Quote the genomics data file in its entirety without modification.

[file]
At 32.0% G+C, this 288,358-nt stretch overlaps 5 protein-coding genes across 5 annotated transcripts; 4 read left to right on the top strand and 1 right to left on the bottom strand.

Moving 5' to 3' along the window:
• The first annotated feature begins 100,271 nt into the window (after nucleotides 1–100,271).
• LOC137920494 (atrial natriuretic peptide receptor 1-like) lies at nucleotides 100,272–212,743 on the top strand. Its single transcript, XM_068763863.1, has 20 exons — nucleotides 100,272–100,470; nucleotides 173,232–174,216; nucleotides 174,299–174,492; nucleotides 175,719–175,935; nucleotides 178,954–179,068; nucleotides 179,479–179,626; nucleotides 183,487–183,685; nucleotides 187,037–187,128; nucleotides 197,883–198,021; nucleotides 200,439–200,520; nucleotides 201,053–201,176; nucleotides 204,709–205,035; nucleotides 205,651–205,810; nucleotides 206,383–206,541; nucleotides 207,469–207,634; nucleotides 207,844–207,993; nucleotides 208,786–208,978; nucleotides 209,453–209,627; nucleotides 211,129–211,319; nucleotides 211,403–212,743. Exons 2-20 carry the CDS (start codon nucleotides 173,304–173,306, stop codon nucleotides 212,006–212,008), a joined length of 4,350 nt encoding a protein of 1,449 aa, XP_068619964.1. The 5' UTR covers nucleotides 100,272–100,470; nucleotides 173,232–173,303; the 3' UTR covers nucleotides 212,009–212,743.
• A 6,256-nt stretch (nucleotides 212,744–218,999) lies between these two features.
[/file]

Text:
At 32.0% G+C, this 288,358-nt stretch overlaps 5 protein-coding genes across 5 annotated transcripts; 4 read left to right on the top strand and 1 right to left on the bottom strand.

Moving 5' to 3' along the window:
• The first annotated feature begins 100,271 nt into the window (after nucleotides 1–100,271).
• LOC137920494 (atrial natriuretic peptide receptor 1-like) lies at nucleotides 100,272–212,743 on the top strand. Its single transcript, XM_068763863.1, has 20 exons — nucleotides 100,272–100,470; nucleotides 173,232–174,216; nucleotides 174,299–174,492; nucleotides 175,719–175,935; nucleotides 178,954–179,068; nucleotides 179,479–179,626; nucleotides 183,487–183,685; nucleotides 187,037–187,128; nucleotides 197,883–198,021; nucleotides 200,439–200,520; nucleotides 201,053–201,176; nucleotides 204,709–205,035; nucleotides 205,651–205,810; nucleotides 206,383–206,541; nucleotides 207,469–207,634; nucleotides 207,844–207,993; nucleotides 208,786–208,978; nucleotides 209,453–209,627; nucleotides 211,129–211,319; nucleotides 211,403–212,743. Exons 2-20 carry the CDS (start codon nucleotides 173,304–173,306, stop codon nucleotides 212,006–212,008), a joined length of 4,350 nt encoding a protein of 1,449 aa, XP_068619964.1. The 5' UTR covers nucleotides 100,272–100,470; nucleotides 173,232–173,303; the 3' UTR covers nucleotides 212,009–212,743.
• A 6,256-nt stretch (nucleotides 212,744–218,999) lies between these two features.